technology

Why "Culture Fit" is the Wrong Way to Hire Talent

Every workplace has a culture. Many think of that stuffy traditional marketing or accounting firm where everyone must dress sharp and even the water cooler is guarded like Fort Knox. Or perhaps the more modern and laid-back tech start-up where people can dress how they want, collaboration is encouraged, and there's a beer tap next to the jugs of organic coconut water.

But if you're hiring based on that cultural fit alone-- namely, who you think is going to last hours at a ping pong table after discussing APIs all day-- you're making a mistake.

At the Geekwire tech ping pong tournament. Why is ping pong the tech game of choice? We may never know. If you were different than these folks, would you feel welcome here? Why do we recruit from gatherings of "we're all the same" like this?

At the Geekwire tech ping pong tournament. Why is ping pong the tech game of choice? We may never know. If you were different than these folks, would you feel welcome here? Why do we recruit from gatherings of "we're all the same" like this?

A diverse workforce is a powerhouse.

"Hold the phone!" you yell. "The best talent that came my way and fit in the best with my vision for the company happened to be predominantly white and/or male. Why should I force 'diversity' for the sake of it?"

Let me guess: you've sat through the lectures on diverse hiring in tech and thought it was all wrong. Perhaps you've even groaned at one of those brochures for a conference where someone has the job title of "Chief Diversity Officer". But here's why you need to look beyond culture, particularly if yours is looking like a monoculture.

First things first, you're likely getting "diversity" all wrong.

Calm down. No one's saying your staffing problem is too many white men between 25-35 on deck. But people tend to have a limited and often myopic view of diversity: it's not just about gender and race. Diversity encompasses the following things aside from just gender and skin color:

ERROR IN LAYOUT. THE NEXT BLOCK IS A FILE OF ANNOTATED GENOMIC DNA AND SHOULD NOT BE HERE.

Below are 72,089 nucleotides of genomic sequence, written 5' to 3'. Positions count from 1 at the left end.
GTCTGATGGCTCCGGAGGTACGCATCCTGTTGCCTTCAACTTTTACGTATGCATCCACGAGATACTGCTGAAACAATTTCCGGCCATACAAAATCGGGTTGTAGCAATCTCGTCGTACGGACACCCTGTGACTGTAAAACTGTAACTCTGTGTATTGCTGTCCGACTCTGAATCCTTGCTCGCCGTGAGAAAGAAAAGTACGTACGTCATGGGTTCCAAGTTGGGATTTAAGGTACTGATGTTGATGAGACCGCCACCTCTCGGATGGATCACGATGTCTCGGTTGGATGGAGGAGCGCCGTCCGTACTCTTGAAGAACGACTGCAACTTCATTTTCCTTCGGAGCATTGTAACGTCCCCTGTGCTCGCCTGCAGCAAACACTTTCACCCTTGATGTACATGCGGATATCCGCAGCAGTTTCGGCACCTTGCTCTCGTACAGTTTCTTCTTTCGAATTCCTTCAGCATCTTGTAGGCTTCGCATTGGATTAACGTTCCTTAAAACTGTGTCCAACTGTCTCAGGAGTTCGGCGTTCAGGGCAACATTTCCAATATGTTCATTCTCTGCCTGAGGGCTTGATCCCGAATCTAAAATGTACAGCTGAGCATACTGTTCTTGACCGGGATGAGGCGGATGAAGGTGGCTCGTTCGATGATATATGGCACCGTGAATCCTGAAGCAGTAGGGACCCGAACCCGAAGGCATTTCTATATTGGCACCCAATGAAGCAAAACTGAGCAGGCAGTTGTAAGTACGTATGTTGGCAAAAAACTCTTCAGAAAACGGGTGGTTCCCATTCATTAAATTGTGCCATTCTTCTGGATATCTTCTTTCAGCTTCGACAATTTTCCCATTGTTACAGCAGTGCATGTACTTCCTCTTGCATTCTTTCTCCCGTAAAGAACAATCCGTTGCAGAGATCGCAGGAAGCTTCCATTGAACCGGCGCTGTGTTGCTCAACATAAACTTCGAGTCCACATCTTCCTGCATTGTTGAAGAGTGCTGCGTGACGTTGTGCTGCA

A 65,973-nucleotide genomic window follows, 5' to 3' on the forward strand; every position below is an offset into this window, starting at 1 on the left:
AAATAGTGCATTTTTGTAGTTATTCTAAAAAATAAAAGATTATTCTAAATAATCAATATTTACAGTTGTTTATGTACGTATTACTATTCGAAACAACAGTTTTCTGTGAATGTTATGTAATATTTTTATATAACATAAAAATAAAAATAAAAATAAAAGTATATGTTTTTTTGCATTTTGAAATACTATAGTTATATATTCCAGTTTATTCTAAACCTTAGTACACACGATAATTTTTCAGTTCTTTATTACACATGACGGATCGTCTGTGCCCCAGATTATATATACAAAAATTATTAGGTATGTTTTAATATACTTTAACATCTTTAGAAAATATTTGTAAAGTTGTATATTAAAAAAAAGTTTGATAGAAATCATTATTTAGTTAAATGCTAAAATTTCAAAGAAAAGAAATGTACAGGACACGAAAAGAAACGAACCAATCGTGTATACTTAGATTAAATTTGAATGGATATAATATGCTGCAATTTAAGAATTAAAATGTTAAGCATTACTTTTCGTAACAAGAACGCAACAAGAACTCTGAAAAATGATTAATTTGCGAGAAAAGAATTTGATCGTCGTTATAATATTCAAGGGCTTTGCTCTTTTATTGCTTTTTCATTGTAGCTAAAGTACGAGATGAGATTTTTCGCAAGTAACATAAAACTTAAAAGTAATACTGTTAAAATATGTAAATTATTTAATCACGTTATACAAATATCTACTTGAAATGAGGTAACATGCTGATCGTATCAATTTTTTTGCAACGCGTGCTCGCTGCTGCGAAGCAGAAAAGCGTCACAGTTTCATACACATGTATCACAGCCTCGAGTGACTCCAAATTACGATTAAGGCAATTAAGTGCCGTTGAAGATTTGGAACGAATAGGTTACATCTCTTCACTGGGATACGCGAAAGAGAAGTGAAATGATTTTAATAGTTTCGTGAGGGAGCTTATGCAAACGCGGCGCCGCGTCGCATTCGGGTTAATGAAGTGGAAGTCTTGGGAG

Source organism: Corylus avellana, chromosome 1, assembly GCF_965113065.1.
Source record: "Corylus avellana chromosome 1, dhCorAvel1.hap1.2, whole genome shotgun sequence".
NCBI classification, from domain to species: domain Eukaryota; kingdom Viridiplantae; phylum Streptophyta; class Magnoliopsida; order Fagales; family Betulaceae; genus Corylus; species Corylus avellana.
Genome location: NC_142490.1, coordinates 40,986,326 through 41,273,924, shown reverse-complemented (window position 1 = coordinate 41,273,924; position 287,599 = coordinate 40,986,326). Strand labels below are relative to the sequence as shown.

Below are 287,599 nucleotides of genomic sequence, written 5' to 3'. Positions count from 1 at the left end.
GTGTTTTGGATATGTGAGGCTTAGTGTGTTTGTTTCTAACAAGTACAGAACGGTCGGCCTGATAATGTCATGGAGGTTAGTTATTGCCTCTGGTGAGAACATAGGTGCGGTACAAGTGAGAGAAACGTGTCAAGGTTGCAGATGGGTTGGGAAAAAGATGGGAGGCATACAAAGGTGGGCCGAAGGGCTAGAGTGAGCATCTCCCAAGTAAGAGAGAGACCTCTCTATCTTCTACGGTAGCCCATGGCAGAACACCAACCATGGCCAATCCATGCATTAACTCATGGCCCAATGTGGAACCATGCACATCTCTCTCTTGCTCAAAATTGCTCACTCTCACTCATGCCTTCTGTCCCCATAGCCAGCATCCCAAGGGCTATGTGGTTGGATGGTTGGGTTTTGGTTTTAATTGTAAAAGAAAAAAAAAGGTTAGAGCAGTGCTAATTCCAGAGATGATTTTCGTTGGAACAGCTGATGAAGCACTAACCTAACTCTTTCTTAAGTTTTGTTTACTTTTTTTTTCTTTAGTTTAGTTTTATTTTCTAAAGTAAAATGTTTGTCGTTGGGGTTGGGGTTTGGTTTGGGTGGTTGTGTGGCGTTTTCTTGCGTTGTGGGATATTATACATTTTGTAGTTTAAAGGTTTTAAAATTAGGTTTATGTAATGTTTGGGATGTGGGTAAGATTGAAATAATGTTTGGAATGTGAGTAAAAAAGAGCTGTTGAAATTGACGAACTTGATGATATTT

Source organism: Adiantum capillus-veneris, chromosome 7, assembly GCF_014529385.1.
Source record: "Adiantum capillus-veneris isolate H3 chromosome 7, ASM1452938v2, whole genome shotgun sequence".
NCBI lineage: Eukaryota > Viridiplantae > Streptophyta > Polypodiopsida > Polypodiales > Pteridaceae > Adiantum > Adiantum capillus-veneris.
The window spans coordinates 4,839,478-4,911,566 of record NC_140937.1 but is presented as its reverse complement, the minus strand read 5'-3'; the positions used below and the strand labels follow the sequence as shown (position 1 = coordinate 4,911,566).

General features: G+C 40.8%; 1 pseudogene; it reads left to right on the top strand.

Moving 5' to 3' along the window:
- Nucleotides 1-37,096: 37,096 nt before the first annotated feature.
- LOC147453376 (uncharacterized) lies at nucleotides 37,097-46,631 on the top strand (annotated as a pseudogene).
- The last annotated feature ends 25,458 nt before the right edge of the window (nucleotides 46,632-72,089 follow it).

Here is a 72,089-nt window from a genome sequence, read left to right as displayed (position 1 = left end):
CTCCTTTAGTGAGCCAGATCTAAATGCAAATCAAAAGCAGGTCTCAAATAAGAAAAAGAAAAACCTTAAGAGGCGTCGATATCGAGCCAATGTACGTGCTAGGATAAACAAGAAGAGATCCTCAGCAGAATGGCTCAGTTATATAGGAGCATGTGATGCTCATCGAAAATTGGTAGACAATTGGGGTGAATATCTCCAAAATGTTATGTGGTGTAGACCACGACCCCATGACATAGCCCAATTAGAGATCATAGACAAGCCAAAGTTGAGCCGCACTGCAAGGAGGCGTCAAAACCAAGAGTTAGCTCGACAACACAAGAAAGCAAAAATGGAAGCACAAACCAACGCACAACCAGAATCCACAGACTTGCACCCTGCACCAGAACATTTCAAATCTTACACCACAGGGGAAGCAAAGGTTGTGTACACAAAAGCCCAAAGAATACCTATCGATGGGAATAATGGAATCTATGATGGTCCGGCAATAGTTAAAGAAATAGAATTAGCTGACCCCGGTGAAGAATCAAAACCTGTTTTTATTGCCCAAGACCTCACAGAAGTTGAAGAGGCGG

• Age
  • Sexual orientation
  • Gender identity
  • Marital/family status and lifestyle
  • Size
  • Disabilities
  • Religion
  • Nationality/country of origin
  • Upbringing/background

This list isn't even exhaustive, but all of these characteristics that also include gender and race are what makes a workforce diverse. There's no way to know all of these things on a job interview or trial, of course. Some of them may be apparent when you see that person (like race or size) but others may not be or it's impolite to ask.

When your employees are diverse, you get multiple perspectives.

You know what really sucks? Expensive focus groups.

User testing that gets the same results over and over.

Floods of reports that your users are facing abusive experiences, dark patterns, and other things your staff just never dealt with pre-launch.

When you have a diverse workforce, those perspectives that go beyond what you, and the subordinates you most identify with, are suddenly in-house without having to arrange tons of expensive market research and user testing. For instance, if you have more women and racial minorities on staff they're more likely to point out how someone is likely to be harassed or abused on an online platform and will come up with features to prevent this before the issue happens. Employees who come from marginalized groups know what your user base in the same group is looking for in their experience.

Got a problem that your team keeps hitting the wall on? Chances are if you've got employees who grew up in tough situations, or in cultures that adapt better to teamwork than "rugged individualism", they can think faster on their feet than the people who grew up in middle class comfort on the coasts did.

Want to do business around the world? Someone who's lived in other countries or is not from America can fill you in on how it's customary to do business there.

 

Diversity opens up more doors than you think. It's also not just about gender and race and hiring on those bases just to make things appear that way. Your users, other staff members, and other stakeholders all benefit.

Using Chef to configure Datadog

The Datadog documentation for Chef is, to be generous, minimal. It's helpful to tell you how to make a recipe to install the Chef handler. This will begin uploading metrics about Chef runs to Datadog. I've yet to find these particular stats to be all that helpful, though.

What I want is to have Chef manage the actual configuration of Datadog so when we add new systems, or change what we're watching it all happens automatically, like Chef is meant to do.